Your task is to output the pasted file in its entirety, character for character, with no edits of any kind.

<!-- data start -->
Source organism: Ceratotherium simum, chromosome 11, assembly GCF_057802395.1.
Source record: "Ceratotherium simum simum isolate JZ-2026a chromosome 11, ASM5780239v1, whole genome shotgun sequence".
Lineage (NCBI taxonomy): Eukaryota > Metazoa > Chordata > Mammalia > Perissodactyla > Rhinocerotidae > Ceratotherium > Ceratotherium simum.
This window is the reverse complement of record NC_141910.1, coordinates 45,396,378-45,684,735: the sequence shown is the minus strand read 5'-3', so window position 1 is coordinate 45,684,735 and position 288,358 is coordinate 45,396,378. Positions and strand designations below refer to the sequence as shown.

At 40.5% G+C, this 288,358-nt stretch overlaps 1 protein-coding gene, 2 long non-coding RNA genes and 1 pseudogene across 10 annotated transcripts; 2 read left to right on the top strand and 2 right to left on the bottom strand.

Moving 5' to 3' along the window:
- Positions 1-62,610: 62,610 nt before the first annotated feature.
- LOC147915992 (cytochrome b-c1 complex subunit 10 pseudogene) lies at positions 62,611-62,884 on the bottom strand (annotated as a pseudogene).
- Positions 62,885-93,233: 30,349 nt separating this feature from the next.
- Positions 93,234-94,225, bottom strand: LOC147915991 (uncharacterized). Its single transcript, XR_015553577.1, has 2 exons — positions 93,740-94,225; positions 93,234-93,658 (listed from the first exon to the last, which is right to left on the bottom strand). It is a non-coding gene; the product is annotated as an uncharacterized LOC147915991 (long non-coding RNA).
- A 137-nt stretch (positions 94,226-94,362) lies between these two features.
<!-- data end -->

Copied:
Source organism: Ceratotherium simum, chromosome 11, assembly GCF_057802395.1.
Source record: "Ceratotherium simum simum isolate JZ-2026a chromosome 11, ASM5780239v1, whole genome shotgun sequence".
Lineage (NCBI taxonomy): Eukaryota > Metazoa > Chordata > Mammalia > Perissodactyla > Rhinocerotidae > Ceratotherium > Ceratotherium simum.
This window is the reverse complement of record NC_141910.1, coordinates 45,396,378-45,684,735: the sequence shown is the minus strand read 5'-3', so window position 1 is coordinate 45,684,735 and position 288,358 is coordinate 45,396,378. Positions and strand designations below refer to the sequence as shown.

At 40.5% G+C, this 288,358-nt stretch overlaps 1 protein-coding gene, 2 long non-coding RNA genes and 1 pseudogene across 10 annotated transcripts; 2 read left to right on the top strand and 2 right to left on the bottom strand.

Moving 5' to 3' along the window:
- Positions 1-62,610: 62,610 nt before the first annotated feature.
- LOC147915992 (cytochrome b-c1 complex subunit 10 pseudogene) lies at positions 62,611-62,884 on the bottom strand (annotated as a pseudogene).
- Positions 62,885-93,233: 30,349 nt separating this feature from the next.
- Positions 93,234-94,225, bottom strand: LOC147915991 (uncharacterized). Its single transcript, XR_015553577.1, has 2 exons — positions 93,740-94,225; positions 93,234-93,658 (listed from the first exon to the last, which is right to left on the bottom strand). It is a non-coding gene; the product is annotated as an uncharacterized LOC147915991 (long non-coding RNA).
- A 137-nt stretch (positions 94,226-94,362) lies between these two features.